Achilles Tendonitis

  • Creator
    Topic
  • #33916
    austin.boese57
    Participant

    Hi all,

    A little background about me first. I’m currently 21, having been active in the mountains both running and ski touring for most years of my life, but particularly focusing on training for the last 3 or so. I didn’t do a great job of being consistent in my training this last cycle (roughly Nov 2018-Sept 2019). I had only about 12 weeks of running 20+ miles, and my top week was about 40 miles. Weekly elevation gain averaged about +5,000′, with my weekly max at +10,000′.

    Anyways, I was excited and had lots of stoke to start a new training season this Nov, with continuity and consistency as my focus.My first 3 weeks consisted of general strength, and 15-17 miles of trail running with about +3,500′ of gain. About half way through my third week, I did a quite steep hike uphill, and ran back down. It was a steeper grade than I had done in a few months, but still only a few thousand feet in gain. The next day I had some achilles pain where my heel meets my shoe.

    I ran the next day (probably shouldn’t have) and then realized this was actually a problem. I took a few days completely off, then ran the next few weeks at a reduced mileage, and with the heel cut out of my shoe, as there was no pain if nothing was contacting my achilles. I then did a run with regular shoes about 3 weeks after initial onset, and the pain had not improved.

    I then went into my GP, and was told I have achilles tendonitis, and that I should take a month off from running, and that I shouldn’t be doing any PT besides just normal walking to allow it time to heal. Makes sense to me.

    I have never been injured before, and I want to be conservative as I don’t want to have achilles problems long term. I’m just confused about what I did wrong to cause this injury. I have run in the same shoes (0 drop, Merrel Trail Glove) for the last 5 years, including off trail and have had no issues, so I don’t think the problem is that. I stretch regularly and do strength workouts in the gym, and don’t feel as though my calves were tight or weak. This leads me to believe that I started with too much mileage. It didn’t feel like it, but searching for reasons this is all I can come up with.

    Sorry for the long story. I would really appreciate any thoughts or advice you guys may have.

    Thanks!

Posted In: Injury & Rehab

  • Participant
    Pete Dickinson MS,PT on #33932

    You likely traumatized the back of your achilles from repeated heel cup overpressure into the achilles with the downhill running. Does your achilles ‘squeak’? Treatment would be to punch out the shoe contact area at the achilles, ice massage, and tendon strengthening. Avoiding activity does a good job of weakening the area. I like to try to find what is pain free, and progress from there. You might want to try 5x 30-45sec calf raise holds, if this isn’t too painful. This is a classic case of Early Season Over Enthusiasm Syndrome (ESOES)…..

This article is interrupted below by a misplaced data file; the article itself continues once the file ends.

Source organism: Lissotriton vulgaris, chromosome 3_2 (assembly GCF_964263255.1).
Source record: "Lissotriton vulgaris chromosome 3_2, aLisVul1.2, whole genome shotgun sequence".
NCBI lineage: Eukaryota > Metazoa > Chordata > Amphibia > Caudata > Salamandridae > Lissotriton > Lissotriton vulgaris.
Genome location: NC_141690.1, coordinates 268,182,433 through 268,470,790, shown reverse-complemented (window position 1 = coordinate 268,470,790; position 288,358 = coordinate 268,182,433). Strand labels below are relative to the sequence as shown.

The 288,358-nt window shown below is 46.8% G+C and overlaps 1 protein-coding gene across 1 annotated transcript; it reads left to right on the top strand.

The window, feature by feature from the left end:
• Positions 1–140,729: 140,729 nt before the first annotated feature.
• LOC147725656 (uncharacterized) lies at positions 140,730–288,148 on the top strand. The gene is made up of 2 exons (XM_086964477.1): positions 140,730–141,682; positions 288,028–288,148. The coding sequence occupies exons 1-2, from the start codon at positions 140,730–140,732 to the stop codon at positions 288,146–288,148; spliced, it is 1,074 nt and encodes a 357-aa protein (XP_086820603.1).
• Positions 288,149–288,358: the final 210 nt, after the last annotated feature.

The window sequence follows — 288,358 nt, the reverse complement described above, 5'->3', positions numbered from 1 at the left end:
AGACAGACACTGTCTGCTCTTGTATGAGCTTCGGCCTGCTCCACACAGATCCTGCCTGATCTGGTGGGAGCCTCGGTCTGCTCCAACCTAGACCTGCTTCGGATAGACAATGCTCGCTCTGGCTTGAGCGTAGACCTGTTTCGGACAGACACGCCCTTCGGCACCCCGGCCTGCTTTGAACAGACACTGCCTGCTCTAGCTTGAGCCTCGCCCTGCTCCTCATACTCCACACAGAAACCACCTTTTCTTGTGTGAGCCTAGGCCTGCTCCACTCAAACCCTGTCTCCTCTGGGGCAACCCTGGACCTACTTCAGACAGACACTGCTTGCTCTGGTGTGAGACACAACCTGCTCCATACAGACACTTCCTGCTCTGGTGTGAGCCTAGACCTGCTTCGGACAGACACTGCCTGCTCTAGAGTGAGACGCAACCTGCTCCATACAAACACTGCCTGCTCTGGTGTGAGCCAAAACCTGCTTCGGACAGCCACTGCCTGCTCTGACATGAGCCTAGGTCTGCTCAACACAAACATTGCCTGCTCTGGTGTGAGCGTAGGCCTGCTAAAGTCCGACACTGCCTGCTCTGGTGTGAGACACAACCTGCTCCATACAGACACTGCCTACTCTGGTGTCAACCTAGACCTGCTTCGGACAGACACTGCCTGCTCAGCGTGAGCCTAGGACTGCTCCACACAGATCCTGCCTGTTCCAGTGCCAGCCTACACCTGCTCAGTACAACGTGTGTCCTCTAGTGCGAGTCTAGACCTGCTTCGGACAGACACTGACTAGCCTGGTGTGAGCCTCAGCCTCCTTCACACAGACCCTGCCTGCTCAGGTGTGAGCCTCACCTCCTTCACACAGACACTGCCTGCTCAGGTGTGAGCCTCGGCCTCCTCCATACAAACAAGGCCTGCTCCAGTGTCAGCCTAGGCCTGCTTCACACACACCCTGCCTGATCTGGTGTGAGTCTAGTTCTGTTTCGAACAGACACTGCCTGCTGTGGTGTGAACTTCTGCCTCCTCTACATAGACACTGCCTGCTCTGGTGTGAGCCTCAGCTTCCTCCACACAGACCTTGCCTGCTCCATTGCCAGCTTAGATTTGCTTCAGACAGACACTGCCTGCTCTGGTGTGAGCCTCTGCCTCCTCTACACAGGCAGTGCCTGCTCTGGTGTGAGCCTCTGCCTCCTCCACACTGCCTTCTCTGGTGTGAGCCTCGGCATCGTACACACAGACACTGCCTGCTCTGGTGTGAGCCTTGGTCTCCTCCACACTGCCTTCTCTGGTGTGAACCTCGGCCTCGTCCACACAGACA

Cheers,
    Pete

    Participant
    austin.boese57 on #33933

    Pete,

    Thank you so much for your response. The traumatization to the back of my achilles from the steep downhill, makes a lot more sense than the classic case of tendonitis I thought I had. There is definitely a clicking noise as I lift up the injured side to take a step. I just tried the calf raise holds with zero pain, will continue to do these. Thankful I didn’t get a more serious reaction to my ESOES, will definitely start off training with a lower load when coming back from a break in the future.

    Thank you again so much for your feedback!

    Austin

    Participant
    aw11gwd on #34156

    I’ve dealt with achilles tendinopathy in the past and what worked for me (finally) was the following:

    – Research the very latest on achilles treatments. I found Dr Seth O’Neill’s papers, podcasts & articles very helpful
    – Don’t stop running completely (doctors like to say “complete rest” but I think that’s out of date for tendinopathy) tendons apparently need to keep moving to heal properly. Just reduce volume and back off even more any time you get increased pain the following morning. I wouldn’t do a lot of
    – Do lots of eccentric heel drops and gradually add weight. Loading the tendon apparently promotes proper healing.
    – Foam roll and theragun calves, lax/golf ball your feet. Tight calves and feet exacerbate achilles issues.
    – Back off training volume/exercises any time you get an increase in pain the next day.
    – Try indoor or outdoor cycling for maintaining your aerobic base.
    – I also found that pointing and flexing my feet helped. I would get cramps immediately when I pointed my feet like a ballet dancer and working through that by repeating until after a few days/weeks I could point without cramping seemed to help a lot.
    – Keep a log of your morning pain scale and training volume + reps so you can see progress. This really helps with morale and sticking with it.

    FYI I am not a doctor or physio so do your own due diligence.

    Good luck!

    Inactive
    Anonymous on #37707

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